Eko Nugroho, Permen & politik sama 2 mengandung pemanis buatan (2013), from the installation Lot lost (2013-15). Collection Art Gallery of NSW. Purchased with funds provided by the Neilson Foundation and Dick Quan, 2015. On display, Art Gallery of NSW, Sydney, until next year.
In 2000, in Yogyakarta, a young Indonesian artist first published Daging Tumbuh (Rotting Flesh), a zine that embodied the cultural transformation after the collapse of president Suharto’s 31-year rule.
In those early zines, Eko Nugroho gave readers an introductory taste of his dark humorous imagery: heads with smokestacks, faces with two beaks, robotic limbs and jellyfish-like people. It is imagery born out of disparate influences such as graffiti, comic books, science fiction, popular culture and Javanese traditions such as wayang theatre.
Nugroho, who was born in 1977, became an artist at the height of the reformasi, a tumultuous time in the late 1990s marked by violent protests and political upheaval. He is now part of a group known as Generation 2000, which has thrived since the end of the Suharto era.
Since starting the zine, Nugroho has broadened his output to work across a vast array of mediums, such as painting, drawing, sculpture, embroideries, artist’s books and video animation.
The eclectic nature of his practice is well illustrated by his 2013-15 installation Lot lost, a recent Art Gallery of NSW acquisition, which has just been installed for the first time in the contemporary galleries.
Seven large embroidered posters feature in the installation, one of which is Permen & politik sama 2 mengandung pemanis buatan, depicting a robot-like cartoon creature in DayGlo colours. Across the bottom is a slogan in Indonesian that translates as “candy and politics both contain artificial sweeteners”.
The gallery’s assistant curator of international art, Lisa Catt, explains that Nugroho observes everyday life and social issues in his home country.
“Laced among his proclamations of colour and contradiction is a piercing sociopolitical commentary about the state of democracy in Indonesia today,” she says.
“But while the work of previous generations of Indonesian artists tended to be unapologetically political, Nugroho takes a far different tone. His activism is more discreet, guised in candy colours and dark irony.”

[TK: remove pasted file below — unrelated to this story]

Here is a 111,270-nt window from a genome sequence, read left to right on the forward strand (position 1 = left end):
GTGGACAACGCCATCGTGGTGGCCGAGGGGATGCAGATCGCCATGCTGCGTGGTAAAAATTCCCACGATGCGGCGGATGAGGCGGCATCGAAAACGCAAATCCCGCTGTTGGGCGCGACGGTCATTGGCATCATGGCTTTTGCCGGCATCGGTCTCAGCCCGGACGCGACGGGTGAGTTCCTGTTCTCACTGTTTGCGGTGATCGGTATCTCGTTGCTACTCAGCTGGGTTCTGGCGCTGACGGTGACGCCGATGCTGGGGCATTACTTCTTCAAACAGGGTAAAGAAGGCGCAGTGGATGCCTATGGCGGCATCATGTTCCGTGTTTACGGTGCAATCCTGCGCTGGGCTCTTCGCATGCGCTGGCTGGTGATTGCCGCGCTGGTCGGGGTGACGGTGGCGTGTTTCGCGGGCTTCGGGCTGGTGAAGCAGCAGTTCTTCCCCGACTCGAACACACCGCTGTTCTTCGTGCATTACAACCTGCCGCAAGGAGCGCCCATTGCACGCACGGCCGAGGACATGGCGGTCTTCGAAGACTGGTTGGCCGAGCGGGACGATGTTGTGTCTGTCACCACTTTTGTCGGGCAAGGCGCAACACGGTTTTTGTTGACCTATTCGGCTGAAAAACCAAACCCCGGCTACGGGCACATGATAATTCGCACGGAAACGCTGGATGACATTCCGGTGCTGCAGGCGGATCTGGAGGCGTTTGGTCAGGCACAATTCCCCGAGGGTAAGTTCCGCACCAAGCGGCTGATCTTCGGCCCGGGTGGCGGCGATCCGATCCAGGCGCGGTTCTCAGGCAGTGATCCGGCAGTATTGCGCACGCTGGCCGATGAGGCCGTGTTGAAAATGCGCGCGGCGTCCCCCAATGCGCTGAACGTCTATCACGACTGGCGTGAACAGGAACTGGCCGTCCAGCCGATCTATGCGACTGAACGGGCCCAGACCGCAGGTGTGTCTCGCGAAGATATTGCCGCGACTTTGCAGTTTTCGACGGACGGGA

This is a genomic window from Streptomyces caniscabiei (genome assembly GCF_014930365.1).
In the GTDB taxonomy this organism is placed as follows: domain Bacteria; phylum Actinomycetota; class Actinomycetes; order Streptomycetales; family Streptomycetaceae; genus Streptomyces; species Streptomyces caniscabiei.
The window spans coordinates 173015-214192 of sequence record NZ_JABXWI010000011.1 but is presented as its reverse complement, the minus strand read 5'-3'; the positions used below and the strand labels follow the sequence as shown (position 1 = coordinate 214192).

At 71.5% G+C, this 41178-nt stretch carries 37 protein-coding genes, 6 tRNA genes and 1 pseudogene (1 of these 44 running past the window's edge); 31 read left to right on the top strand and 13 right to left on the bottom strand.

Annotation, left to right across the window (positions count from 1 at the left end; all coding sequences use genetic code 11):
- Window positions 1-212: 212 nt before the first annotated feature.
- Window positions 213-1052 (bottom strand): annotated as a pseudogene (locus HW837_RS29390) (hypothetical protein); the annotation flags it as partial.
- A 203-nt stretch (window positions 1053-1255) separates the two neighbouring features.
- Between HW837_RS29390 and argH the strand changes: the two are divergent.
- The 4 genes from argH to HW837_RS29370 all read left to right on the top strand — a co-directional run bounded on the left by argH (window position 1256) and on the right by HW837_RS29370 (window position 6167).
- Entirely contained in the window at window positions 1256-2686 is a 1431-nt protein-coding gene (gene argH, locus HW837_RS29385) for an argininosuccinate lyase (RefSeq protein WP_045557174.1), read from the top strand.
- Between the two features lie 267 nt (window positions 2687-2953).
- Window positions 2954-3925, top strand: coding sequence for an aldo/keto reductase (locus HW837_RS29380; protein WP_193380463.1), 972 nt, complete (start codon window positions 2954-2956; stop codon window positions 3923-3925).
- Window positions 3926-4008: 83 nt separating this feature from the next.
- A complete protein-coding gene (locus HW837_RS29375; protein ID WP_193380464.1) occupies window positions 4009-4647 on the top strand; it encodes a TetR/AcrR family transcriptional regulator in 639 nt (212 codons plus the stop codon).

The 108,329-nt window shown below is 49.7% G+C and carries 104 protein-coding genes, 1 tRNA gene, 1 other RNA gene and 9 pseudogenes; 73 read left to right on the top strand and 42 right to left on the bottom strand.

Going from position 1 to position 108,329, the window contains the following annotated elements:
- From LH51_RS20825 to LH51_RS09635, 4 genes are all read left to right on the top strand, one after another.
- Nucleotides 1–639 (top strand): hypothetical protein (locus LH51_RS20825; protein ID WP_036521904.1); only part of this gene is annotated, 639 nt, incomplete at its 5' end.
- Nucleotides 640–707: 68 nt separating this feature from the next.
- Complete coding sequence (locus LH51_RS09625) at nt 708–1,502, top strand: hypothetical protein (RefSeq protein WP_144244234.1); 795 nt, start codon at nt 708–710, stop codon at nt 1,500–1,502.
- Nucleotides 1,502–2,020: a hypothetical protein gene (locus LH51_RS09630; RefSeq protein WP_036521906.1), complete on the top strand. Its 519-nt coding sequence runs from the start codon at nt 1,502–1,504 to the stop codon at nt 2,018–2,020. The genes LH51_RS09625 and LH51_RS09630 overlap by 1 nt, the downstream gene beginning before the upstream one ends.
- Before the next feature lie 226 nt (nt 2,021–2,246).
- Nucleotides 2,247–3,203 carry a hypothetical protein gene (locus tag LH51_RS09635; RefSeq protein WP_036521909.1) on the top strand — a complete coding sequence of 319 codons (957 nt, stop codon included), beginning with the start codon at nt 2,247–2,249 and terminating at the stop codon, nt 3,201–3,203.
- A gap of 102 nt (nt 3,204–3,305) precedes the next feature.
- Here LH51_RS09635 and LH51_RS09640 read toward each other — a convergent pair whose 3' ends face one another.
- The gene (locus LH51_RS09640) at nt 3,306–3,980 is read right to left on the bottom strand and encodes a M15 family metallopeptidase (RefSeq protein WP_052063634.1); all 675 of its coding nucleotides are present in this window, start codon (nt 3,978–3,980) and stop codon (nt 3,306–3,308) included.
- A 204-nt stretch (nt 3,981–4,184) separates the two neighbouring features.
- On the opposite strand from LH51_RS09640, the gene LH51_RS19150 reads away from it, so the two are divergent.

Catt says the embroideries in Lot lost are humorous in a dark, satirical way, with a playful use of language. They refer to subjects such as lax government standards, corruption of public officials, the increasing influence wielded by religion and intolerance toward minority groups.
“With their chunky outlining, flattened colour and graffiti-like lettering, the embroideries do indeed bring to mind a collection of street posters,” Catt says.
Despite Nugroho’s art having a political edge, Catt says he hasn’t encountered any interference or problems. “This is the whole thing about using satire,” she says. “He comes at it
more from a social angle through this fantastical, vibrant, visual language that he has created. He comments but, because it is wrapped up in bright colours and humour, he hasn’t had any issues.”
Catt says it has been amazing to see Nugroho’s trajectory from modest beginnings as a street artist to Lot lost, which incorporates the techniques he has been experimenting with for the past 16 years.
“For me what I love about this work is that, as a viewer from Australia, I find it extremely engaging because it is something I haven’t seen before and yet it tells me so much about one of our closest neighbours.
“I respect Eko so much as an artist and I think it is so important for Australian cultural institutions to be engaging with these artists to reflect this shift in cultural consciousness that is going on at the moment within the Asia-Pacific region.”
Machine embroidery rayon thread on fabric, 171.5cm x 155cm